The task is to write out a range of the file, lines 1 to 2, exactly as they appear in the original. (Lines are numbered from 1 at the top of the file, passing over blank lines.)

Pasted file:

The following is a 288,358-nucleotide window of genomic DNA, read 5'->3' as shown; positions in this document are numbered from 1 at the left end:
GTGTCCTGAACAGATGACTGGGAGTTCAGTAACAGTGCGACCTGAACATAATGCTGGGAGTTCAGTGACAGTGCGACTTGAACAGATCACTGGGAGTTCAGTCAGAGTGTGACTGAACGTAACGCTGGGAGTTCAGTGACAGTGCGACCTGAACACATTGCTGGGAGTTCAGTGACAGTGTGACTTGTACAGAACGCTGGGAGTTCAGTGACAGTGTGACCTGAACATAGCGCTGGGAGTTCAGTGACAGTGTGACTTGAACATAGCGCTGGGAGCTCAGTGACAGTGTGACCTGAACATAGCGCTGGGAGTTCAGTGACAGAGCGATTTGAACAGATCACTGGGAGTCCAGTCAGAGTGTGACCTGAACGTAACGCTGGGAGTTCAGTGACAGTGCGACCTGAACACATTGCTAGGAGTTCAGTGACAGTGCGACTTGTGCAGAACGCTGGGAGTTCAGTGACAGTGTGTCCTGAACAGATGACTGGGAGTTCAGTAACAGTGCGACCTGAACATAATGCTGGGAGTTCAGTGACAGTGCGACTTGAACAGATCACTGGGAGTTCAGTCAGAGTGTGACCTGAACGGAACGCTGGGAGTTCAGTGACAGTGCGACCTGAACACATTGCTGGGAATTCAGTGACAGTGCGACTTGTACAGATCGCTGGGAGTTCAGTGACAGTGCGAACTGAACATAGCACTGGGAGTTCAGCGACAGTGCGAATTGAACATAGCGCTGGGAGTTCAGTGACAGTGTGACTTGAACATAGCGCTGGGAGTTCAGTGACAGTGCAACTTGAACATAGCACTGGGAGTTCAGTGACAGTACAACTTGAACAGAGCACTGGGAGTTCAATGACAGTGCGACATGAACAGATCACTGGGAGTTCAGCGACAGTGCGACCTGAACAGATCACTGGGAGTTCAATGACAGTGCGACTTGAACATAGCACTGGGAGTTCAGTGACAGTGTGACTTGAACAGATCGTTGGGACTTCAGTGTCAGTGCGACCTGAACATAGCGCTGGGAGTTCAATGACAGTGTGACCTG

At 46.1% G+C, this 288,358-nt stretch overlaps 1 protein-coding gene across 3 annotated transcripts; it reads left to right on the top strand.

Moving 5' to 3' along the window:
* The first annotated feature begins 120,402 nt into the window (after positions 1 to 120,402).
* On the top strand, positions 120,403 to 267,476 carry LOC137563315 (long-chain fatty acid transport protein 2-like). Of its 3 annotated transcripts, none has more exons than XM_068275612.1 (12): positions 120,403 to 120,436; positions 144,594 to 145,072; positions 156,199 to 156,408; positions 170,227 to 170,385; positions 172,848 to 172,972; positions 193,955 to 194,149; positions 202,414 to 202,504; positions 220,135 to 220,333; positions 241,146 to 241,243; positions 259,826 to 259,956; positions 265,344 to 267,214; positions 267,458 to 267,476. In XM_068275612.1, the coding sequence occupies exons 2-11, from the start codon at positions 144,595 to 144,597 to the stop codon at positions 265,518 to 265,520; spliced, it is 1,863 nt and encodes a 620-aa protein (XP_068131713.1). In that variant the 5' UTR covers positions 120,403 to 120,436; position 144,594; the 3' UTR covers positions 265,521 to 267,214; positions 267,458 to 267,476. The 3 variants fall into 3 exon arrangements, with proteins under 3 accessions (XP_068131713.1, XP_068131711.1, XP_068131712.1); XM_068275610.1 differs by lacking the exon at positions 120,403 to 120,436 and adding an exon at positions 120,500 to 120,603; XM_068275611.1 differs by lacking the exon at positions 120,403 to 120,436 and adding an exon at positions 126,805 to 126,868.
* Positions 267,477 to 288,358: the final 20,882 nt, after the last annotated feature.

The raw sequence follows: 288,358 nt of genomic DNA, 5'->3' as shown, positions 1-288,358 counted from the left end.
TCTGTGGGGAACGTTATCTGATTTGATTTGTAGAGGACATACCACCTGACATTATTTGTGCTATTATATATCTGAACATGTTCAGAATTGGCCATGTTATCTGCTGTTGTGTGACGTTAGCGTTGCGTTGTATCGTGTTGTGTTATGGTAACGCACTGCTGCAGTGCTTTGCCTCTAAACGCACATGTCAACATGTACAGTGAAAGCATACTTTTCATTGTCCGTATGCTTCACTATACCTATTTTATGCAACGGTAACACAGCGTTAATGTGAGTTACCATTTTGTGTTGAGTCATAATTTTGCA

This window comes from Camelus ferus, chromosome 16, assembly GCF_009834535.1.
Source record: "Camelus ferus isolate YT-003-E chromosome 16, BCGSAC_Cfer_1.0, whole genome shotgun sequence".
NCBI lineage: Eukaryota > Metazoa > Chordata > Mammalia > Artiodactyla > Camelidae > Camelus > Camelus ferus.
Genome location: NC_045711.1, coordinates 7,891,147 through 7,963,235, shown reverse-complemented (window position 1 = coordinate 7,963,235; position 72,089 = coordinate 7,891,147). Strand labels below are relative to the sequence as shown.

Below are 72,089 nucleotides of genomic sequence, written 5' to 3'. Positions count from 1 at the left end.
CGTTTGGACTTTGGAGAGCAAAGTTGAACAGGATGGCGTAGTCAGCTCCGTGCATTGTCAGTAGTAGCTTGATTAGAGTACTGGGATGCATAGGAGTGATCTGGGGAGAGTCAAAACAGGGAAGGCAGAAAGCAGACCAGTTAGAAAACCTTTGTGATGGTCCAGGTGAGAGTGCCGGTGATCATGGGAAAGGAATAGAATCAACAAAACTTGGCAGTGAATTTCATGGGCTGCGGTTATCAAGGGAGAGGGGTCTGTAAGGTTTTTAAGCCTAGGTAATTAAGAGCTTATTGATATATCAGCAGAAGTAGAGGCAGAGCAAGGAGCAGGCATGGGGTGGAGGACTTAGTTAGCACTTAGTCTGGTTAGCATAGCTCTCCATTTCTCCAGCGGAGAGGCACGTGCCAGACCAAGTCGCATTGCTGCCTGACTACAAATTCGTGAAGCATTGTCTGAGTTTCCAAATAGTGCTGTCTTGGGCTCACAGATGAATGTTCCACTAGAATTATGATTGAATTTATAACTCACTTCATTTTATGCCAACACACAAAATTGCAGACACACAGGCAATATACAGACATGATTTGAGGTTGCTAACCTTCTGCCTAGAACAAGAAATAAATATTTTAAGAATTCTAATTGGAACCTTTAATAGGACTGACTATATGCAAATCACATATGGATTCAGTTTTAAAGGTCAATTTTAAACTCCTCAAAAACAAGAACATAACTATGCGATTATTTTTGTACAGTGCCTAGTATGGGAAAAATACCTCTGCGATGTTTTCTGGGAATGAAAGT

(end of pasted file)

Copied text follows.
The following is a 288,358-nucleotide window of genomic DNA, read 5'->3' as shown; positions in this document are numbered from 1 at the left end:
GTGTCCTGAACAGATGACTGGGAGTTCAGTAACAGTGCGACCTGAACATAATGCTGGGAGTTCAGTGACAGTGCGACTTGAACAGATCACTGGGAGTTCAGTCAGAGTGTGACTGAACGTAACGCTGGGAGTTCAGTGACAGTGCGACCTGAACACATTGCTGGGAGTTCAGTGACAGTGTGACTTGTACAGAACGCTGGGAGTTCAGTGACAGTGTGACCTGAACATAGCGCTGGGAGTTCAGTGACAGTGTGACTTGAACATAGCGCTGGGAGCTCAGTGACAGTGTGACCTGAACATAGCGCTGGGAGTTCAGTGACAGAGCGATTTGAACAGATCACTGGGAGTCCAGTCAGAGTGTGACCTGAACGTAACGCTGGGAGTTCAGTGACAGTGCGACCTGAACACATTGCTAGGAGTTCAGTGACAGTGCGACTTGTGCAGAACGCTGGGAGTTCAGTGACAGTGTGTCCTGAACAGATGACTGGGAGTTCAGTAACAGTGCGACCTGAACATAATGCTGGGAGTTCAGTGACAGTGCGACTTGAACAGATCACTGGGAGTTCAGTCAGAGTGTGACCTGAACGGAACGCTGGGAGTTCAGTGACAGTGCGACCTGAACACATTGCTGGGAATTCAGTGACAGTGCGACTTGTACAGATCGCTGGGAGTTCAGTGACAGTGCGAACTGAACATAGCACTGGGAGTTCAGCGACAGTGCGAATTGAACATAGCGCTGGGAGTTCAGTGACAGTGTGACTTGAACATAGCGCTGGGAGTTCAGTGACAGTGCAACTTGAACATAGCACTGGGAGTTCAGTGACAGTACAACTTGAACAGAGCACTGGGAGTTCAATGACAGTGCGACATGAACAGATCACTGGGAGTTCAGCGACAGTGCGACCTGAACAGATCACTGGGAGTTCAATGACAGTGCGACTTGAACATAGCACTGGGAGTTCAGTGACAGTGTGACTTGAACAGATCGTTGGGACTTCAGTGTCAGTGCGACCTGAACATAGCGCTGGGAGTTCAATGACAGTGTGACCTG